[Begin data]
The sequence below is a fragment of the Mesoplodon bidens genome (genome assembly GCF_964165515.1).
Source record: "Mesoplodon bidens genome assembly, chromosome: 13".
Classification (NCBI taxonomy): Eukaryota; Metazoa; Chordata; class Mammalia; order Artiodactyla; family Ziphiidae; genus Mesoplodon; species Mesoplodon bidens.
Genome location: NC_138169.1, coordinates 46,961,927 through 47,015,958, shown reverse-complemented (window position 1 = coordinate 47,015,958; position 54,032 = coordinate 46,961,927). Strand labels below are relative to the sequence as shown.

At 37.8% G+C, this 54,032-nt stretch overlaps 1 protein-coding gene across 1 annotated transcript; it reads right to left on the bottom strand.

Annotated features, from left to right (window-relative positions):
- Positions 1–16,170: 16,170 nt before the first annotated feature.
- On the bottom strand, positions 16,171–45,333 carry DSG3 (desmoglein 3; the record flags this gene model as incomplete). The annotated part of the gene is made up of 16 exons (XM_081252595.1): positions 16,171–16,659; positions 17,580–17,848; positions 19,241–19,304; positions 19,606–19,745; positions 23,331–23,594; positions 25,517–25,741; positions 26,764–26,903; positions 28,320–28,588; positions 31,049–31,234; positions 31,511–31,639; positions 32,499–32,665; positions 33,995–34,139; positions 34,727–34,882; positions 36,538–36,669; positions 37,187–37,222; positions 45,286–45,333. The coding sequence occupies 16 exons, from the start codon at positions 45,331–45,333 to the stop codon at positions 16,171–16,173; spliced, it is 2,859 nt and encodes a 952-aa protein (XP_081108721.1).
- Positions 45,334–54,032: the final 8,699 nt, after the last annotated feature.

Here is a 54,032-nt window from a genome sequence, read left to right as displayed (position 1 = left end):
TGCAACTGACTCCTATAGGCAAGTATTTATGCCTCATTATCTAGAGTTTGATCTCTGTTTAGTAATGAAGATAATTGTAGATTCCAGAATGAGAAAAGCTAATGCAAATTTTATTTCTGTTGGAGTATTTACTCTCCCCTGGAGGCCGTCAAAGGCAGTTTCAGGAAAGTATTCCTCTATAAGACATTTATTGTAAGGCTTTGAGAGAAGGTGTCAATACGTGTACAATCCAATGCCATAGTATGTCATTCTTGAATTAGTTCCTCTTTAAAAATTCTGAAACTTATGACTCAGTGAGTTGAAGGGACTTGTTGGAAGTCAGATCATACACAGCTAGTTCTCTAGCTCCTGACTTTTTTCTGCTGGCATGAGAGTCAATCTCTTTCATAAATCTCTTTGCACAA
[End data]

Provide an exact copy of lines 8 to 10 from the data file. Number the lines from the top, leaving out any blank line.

- On the bottom strand, positions 16,171–45,333 carry DSG3 (desmoglein 3; the record flags this gene model as incomplete). The annotated part of the gene is made up of 16 exons (XM_081252595.1): positions 16,171–16,659; positions 17,580–17,848; positions 19,241–19,304; positions 19,606–19,745; positions 23,331–23,594; positions 25,517–25,741; positions 26,764–26,903; positions 28,320–28,588; positions 31,049–31,234; positions 31,511–31,639; positions 32,499–32,665; positions 33,995–34,139; positions 34,727–34,882; positions 36,538–36,669; positions 37,187–37,222; positions 45,286–45,333. The coding sequence occupies 16 exons, from the start codon at positions 45,331–45,333 to the stop codon at positions 16,171–16,173; spliced, it is 2,859 nt and encodes a 952-aa protein (XP_081108721.1).
- Positions 45,334–54,032: the final 8,699 nt, after the last annotated feature.

Here is a 54,032-nt window from a genome sequence, read left to right as displayed (position 1 = left end):